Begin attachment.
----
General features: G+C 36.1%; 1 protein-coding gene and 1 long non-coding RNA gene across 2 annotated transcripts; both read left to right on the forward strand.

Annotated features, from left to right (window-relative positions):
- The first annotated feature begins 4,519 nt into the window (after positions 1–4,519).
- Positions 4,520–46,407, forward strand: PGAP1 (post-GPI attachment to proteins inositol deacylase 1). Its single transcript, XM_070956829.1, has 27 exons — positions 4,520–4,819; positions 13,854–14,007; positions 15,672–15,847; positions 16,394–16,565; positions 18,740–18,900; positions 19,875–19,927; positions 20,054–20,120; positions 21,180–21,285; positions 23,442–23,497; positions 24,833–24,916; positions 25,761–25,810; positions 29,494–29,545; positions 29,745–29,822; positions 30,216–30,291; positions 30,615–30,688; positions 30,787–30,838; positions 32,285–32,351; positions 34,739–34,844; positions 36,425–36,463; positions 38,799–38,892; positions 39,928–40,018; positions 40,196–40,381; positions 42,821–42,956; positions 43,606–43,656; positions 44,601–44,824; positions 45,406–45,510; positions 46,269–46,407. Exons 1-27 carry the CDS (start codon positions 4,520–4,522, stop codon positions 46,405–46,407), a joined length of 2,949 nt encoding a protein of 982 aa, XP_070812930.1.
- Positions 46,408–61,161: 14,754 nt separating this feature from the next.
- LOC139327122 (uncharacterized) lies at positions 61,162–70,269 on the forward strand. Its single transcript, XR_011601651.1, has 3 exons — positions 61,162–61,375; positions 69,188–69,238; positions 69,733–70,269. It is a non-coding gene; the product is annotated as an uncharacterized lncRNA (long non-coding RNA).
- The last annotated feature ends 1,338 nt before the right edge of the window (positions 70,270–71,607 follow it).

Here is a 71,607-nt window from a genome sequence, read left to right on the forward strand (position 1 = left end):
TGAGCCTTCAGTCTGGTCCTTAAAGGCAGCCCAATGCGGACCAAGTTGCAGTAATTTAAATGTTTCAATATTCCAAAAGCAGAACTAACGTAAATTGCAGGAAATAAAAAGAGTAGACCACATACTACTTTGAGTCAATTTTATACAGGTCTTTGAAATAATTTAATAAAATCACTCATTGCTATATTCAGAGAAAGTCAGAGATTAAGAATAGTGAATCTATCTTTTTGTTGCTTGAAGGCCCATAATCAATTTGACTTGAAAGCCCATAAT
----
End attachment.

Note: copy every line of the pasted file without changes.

General features: G+C 36.1%; 1 protein-coding gene and 1 long non-coding RNA gene across 2 annotated transcripts; both read left to right on the forward strand.

Annotated features, from left to right (window-relative positions):
- The first annotated feature begins 4,519 nt into the window (after positions 1–4,519).
- Positions 4,520–46,407, forward strand: PGAP1 (post-GPI attachment to proteins inositol deacylase 1). Its single transcript, XM_070956829.1, has 27 exons — positions 4,520–4,819; positions 13,854–14,007; positions 15,672–15,847; positions 16,394–16,565; positions 18,740–18,900; positions 19,875–19,927; positions 20,054–20,120; positions 21,180–21,285; positions 23,442–23,497; positions 24,833–24,916; positions 25,761–25,810; positions 29,494–29,545; positions 29,745–29,822; positions 30,216–30,291; positions 30,615–30,688; positions 30,787–30,838; positions 32,285–32,351; positions 34,739–34,844; positions 36,425–36,463; positions 38,799–38,892; positions 39,928–40,018; positions 40,196–40,381; positions 42,821–42,956; positions 43,606–43,656; positions 44,601–44,824; positions 45,406–45,510; positions 46,269–46,407. Exons 1-27 carry the CDS (start codon positions 4,520–4,522, stop codon positions 46,405–46,407), a joined length of 2,949 nt encoding a protein of 982 aa, XP_070812930.1.
- Positions 46,408–61,161: 14,754 nt separating this feature from the next.
- LOC139327122 (uncharacterized) lies at positions 61,162–70,269 on the forward strand. Its single transcript, XR_011601651.1, has 3 exons — positions 61,162–61,375; positions 69,188–69,238; positions 69,733–70,269. It is a non-coding gene; the product is annotated as an uncharacterized lncRNA (long non-coding RNA).
- The last annotated feature ends 1,338 nt before the right edge of the window (positions 70,270–71,607 follow it).

Here is a 71,607-nt window from a genome sequence, read left to right on the forward strand (position 1 = left end):
TGAGCCTTCAGTCTGGTCCTTAAAGGCAGCCCAATGCGGACCAAGTTGCAGTAATTTAAATGTTTCAATATTCCAAAAGCAGAACTAACGTAAATTGCAGGAAATAAAAAGAGTAGACCACATACTACTTTGAGTCAATTTTATACAGGTCTTTGAAATAATTTAATAAAATCACTCATTGCTATATTCAGAGAAAGTCAGAGATTAAGAATAGTGAATCTATCTTTTTGTTGCTTGAAGGCCCATAATCAATTTGACTTGAAAGCCCATAAT